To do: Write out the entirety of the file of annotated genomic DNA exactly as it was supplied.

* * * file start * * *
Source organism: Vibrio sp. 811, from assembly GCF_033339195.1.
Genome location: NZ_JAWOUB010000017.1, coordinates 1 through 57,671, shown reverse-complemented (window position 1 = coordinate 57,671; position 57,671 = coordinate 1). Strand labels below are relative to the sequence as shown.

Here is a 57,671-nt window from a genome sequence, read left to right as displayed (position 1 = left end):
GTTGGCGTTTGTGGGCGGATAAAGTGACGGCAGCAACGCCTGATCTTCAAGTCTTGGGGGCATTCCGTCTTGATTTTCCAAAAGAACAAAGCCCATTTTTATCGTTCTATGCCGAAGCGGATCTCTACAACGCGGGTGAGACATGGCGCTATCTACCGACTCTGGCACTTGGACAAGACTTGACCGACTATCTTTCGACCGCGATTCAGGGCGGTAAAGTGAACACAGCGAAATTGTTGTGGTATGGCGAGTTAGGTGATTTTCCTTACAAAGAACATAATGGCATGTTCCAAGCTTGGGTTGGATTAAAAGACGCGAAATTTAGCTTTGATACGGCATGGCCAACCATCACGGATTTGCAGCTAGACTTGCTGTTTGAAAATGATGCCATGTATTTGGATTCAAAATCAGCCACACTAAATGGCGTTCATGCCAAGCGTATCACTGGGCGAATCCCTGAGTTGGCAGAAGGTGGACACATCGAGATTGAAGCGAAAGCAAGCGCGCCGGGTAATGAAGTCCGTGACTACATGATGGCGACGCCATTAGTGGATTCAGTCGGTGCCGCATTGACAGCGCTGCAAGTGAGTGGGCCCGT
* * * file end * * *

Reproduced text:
Source organism: Vibrio sp. 811, from assembly GCF_033339195.1.
Genome location: NZ_JAWOUB010000017.1, coordinates 1 through 57,671, shown reverse-complemented (window position 1 = coordinate 57,671; position 57,671 = coordinate 1). Strand labels below are relative to the sequence as shown.

Here is a 57,671-nt window from a genome sequence, read left to right as displayed (position 1 = left end):
GTTGGCGTTTGTGGGCGGATAAAGTGACGGCAGCAACGCCTGATCTTCAAGTCTTGGGGGCATTCCGTCTTGATTTTCCAAAAGAACAAAGCCCATTTTTATCGTTCTATGCCGAAGCGGATCTCTACAACGCGGGTGAGACATGGCGCTATCTACCGACTCTGGCACTTGGACAAGACTTGACCGACTATCTTTCGACCGCGATTCAGGGCGGTAAAGTGAACACAGCGAAATTGTTGTGGTATGGCGAGTTAGGTGATTTTCCTTACAAAGAACATAATGGCATGTTCCAAGCTTGGGTTGGATTAAAAGACGCGAAATTTAGCTTTGATACGGCATGGCCAACCATCACGGATTTGCAGCTAGACTTGCTGTTTGAAAATGATGCCATGTATTTGGATTCAAAATCAGCCACACTAAATGGCGTTCATGCCAAGCGTATCACTGGGCGAATCCCTGAGTTGGCAGAAGGTGGACACATCGAGATTGAAGCGAAAGCAAGCGCGCCGGGTAATGAAGTCCGTGACTACATGATGGCGACGCCATTAGTGGATTCAGTCGGTGCCGCATTGACAGCGCTGCAAGTGAGTGGGCCCGT